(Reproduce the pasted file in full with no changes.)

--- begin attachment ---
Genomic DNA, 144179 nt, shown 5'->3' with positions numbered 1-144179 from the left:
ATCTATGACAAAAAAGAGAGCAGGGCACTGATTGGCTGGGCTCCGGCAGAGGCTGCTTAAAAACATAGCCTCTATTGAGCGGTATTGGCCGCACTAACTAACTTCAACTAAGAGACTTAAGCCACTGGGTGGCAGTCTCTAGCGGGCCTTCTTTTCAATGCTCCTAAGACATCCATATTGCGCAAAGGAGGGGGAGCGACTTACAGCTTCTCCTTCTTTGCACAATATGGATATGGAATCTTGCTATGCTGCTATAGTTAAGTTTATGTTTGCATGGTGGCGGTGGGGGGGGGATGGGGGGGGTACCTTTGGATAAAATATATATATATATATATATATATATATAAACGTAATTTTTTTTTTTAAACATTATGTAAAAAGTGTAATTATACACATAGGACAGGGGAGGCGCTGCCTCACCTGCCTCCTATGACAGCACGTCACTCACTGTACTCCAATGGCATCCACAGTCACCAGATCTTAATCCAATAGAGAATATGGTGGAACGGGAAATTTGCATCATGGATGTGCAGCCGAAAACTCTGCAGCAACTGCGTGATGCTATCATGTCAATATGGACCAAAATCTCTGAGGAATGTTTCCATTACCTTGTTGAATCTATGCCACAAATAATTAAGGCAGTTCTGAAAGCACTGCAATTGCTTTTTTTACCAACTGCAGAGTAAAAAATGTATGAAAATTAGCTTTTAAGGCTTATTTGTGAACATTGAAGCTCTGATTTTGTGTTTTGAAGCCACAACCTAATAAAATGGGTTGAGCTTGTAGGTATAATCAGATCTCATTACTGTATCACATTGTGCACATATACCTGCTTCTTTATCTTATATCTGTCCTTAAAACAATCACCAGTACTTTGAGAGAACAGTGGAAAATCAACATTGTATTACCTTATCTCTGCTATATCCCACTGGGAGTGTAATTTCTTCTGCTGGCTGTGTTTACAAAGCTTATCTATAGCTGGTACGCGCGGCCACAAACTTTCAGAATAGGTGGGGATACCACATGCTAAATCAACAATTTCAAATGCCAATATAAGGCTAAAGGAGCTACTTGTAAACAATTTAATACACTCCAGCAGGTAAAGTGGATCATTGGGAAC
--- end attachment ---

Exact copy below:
Genomic DNA, 144179 nt, shown 5'->3' with positions numbered 1-144179 from the left:
ATCTATGACAAAAAAGAGAGCAGGGCACTGATTGGCTGGGCTCCGGCAGAGGCTGCTTAAAAACATAGCCTCTATTGAGCGGTATTGGCCGCACTAACTAACTTCAACTAAGAGACTTAAGCCACTGGGTGGCAGTCTCTAGCGGGCCTTCTTTTCAATGCTCCTAAGACATCCATATTGCGCAAAGGAGGGGGAGCGACTTACAGCTTCTCCTTCTTTGCACAATATGGATATGGAATCTTGCTATGCTGCTATAGTTAAGTTTATGTTTGCATGGTGGCGGTGGGGGGGGGATGGGGGGGGTACCTTTGGATAAAATATATATATATATATATATATATATATAAACGTAATTTTTTTTTTTAAACATTATGTAAAAAGTGTAATTATACACATAGGACAGGGGAGGCGCTGCCTCACCTGCCTCCTATGACAGCACGTCACTCACTGTACTCCAATGGCATCCACAGTCACCAGATCTTAATCCAATAGAGAATATGGTGGAACGGGAAATTTGCATCATGGATGTGCAGCCGAAAACTCTGCAGCAACTGCGTGATGCTATCATGTCAATATGGACCAAAATCTCTGAGGAATGTTTCCATTACCTTGTTGAATCTATGCCACAAATAATTAAGGCAGTTCTGAAAGCACTGCAATTGCTTTTTTTACCAACTGCAGAGTAAAAAATGTATGAAAATTAGCTTTTAAGGCTTATTTGTGAACATTGAAGCTCTGATTTTGTGTTTTGAAGCCACAACCTAATAAAATGGGTTGAGCTTGTAGGTATAATCAGATCTCATTACTGTATCACATTGTGCACATATACCTGCTTCTTTATCTTATATCTGTCCTTAAAACAATCACCAGTACTTTGAGAGAACAGTGGAAAATCAACATTGTATTACCTTATCTCTGCTATATCCCACTGGGAGTGTAATTTCTTCTGCTGGCTGTGTTTACAAAGCTTATCTATAGCTGGTACGCGCGGCCACAAACTTTCAGAATAGGTGGGGATACCACATGCTAAATCAACAATTTCAAATGCCAATATAAGGCTAAAGGAGCTACTTGTAAACAATTTAATACACTCCAGCAGGTAAAGTGGATCATTGGGAAC